Bechukotai

“And I shall give peace in the land and you shall lie down without fear …and no sword shall cross your land “(26:6)

The assurance that the sword of war will not cross our borders is sufficient reason to rest peacefully at night. The mere fact that we have nothing to worry about should put our minds at ease. Why then does the Torah find it necessary to add to the blessing of no sword throughout the land, the additional blessing that we will sleep without fear?

The Ozrover rebbe(1889-1971) posits  this verse as alluding  not to the physical threat posed  but rather to an imaginary  sword. The type one conjures up in ones mind. Even after the shutters have been drawn and the windows and doors locked this sword festers  and is able to penetrate the most sophisticated security system. This is the sword of envy the blade of jealousy towards one another. It sews its seeds with a person’s dissatisfaction with his lot in life and manifests itself with the individuals constant backward glance at his neighbour’s success. He cannot rest peacefully, as his days and nights are filled with anxiety and fear, the result of his imagination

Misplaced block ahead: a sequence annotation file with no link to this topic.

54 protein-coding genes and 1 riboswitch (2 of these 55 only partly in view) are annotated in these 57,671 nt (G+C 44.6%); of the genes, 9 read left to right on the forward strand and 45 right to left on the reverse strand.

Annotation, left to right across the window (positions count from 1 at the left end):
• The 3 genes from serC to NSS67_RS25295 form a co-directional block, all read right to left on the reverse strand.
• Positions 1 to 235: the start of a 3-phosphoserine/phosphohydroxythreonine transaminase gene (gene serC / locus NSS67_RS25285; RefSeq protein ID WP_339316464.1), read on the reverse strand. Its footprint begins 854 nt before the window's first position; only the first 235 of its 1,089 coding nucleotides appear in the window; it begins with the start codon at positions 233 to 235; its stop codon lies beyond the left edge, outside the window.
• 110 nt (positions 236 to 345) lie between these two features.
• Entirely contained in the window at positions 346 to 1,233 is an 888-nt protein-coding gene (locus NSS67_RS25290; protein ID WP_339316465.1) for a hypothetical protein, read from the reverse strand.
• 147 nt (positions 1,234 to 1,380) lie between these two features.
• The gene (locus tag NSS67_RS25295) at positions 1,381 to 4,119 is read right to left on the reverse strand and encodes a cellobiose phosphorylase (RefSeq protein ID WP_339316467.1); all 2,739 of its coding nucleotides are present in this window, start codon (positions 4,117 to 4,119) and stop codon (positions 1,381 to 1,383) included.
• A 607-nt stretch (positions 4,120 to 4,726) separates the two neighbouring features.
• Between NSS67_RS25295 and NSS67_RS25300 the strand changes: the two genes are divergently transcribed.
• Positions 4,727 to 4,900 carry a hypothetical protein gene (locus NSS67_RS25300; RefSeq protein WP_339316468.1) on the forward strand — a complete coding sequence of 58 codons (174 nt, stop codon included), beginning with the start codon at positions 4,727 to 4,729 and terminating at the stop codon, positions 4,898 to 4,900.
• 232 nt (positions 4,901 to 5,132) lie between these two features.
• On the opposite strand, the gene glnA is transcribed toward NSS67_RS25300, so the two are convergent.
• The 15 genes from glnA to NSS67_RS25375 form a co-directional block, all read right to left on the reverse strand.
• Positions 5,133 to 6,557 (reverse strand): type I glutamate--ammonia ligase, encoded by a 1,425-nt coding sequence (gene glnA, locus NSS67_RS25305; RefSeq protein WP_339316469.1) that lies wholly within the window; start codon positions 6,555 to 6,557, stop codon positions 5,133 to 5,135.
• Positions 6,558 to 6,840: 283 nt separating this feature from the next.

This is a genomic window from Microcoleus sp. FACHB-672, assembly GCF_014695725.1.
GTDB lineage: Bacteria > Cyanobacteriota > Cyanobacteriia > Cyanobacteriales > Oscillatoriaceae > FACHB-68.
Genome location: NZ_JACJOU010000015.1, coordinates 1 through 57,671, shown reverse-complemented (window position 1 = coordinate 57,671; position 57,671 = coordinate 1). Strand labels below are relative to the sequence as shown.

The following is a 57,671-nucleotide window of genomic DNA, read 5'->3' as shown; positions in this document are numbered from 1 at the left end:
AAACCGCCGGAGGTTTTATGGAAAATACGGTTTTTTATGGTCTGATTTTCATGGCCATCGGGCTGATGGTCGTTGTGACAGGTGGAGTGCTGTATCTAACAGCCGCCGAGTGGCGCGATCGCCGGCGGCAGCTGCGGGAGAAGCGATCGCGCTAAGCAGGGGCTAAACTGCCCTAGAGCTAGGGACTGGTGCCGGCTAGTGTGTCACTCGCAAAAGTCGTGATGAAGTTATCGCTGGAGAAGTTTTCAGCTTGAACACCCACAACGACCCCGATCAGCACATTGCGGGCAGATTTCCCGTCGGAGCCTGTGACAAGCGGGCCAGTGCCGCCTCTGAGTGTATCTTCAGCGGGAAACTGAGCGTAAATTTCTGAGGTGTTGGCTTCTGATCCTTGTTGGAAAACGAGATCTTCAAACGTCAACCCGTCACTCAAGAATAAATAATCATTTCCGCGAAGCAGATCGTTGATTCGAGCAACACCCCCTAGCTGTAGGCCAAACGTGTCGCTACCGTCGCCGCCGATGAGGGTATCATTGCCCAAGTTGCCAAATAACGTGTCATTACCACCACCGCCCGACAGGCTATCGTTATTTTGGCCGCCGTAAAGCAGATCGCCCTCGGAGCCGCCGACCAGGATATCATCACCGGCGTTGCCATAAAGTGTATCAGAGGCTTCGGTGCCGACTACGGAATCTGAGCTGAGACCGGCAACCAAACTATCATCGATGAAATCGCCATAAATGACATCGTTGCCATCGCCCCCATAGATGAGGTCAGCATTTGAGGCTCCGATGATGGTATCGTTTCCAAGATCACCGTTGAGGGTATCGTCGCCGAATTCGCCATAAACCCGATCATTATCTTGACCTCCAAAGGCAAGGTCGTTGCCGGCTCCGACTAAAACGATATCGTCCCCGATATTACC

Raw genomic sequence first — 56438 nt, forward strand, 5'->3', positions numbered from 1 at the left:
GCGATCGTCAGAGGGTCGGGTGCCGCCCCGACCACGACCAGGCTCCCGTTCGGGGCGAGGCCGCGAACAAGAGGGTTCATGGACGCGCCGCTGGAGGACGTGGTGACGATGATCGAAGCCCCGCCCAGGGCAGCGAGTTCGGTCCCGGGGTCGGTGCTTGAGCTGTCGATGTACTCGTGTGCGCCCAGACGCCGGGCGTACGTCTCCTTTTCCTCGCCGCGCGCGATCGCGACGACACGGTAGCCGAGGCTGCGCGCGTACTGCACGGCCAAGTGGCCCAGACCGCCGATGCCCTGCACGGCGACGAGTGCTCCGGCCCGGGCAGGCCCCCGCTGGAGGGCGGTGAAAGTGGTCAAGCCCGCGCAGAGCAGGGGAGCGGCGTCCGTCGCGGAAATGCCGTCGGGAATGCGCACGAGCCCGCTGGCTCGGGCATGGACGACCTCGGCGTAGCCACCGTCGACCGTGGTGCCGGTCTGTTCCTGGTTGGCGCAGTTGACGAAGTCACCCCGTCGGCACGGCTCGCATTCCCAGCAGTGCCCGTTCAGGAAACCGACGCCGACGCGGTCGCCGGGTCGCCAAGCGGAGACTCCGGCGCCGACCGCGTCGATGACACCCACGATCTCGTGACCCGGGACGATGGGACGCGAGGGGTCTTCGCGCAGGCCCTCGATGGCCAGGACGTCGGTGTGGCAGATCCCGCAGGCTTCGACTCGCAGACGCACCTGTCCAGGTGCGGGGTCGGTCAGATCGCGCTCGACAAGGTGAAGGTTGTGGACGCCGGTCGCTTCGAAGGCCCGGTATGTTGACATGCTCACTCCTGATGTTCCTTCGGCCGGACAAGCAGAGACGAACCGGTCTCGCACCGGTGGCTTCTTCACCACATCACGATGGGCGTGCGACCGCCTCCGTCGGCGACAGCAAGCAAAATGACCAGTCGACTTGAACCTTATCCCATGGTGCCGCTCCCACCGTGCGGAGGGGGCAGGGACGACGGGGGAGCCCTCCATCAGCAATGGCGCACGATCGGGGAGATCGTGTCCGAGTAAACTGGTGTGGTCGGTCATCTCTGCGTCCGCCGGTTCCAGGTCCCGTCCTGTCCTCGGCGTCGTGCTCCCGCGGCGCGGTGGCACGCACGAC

The torah bestows a second blessing on the committed jew. The person who is willing to the transcend the temptations this world has to offer, to devote himself to  life with a spiritual  dimension. He is guaranteed “to lie down with out fear”. This blessing then is not redundant rather it is a separate blessing that regardless of one’s circumstance –even if he is wealthy –he will sleep peacefully. He will not fear losing what he has amassed, nor will he experience the anxiety resulting from a deep rooted envy of others who have as much as he does.  Though the emotional fear may be a figment of ones overrractive  imagination  nonetheless it poses as greater danger as that of its physical counterpart it is the torah which offers protection from both.

(Published in the JC 4/05/11)

Published by Rabbi Piny Hackenbroch

Rabbi Piny Hackenbroch is currently the Senior Rabbi in Woodside Park Synagogue – a modern orthodox thriving community of some 1,400 members. His innate love for people and his empowering brand of leadership make him a well-loved figure in Woodside Park & London.

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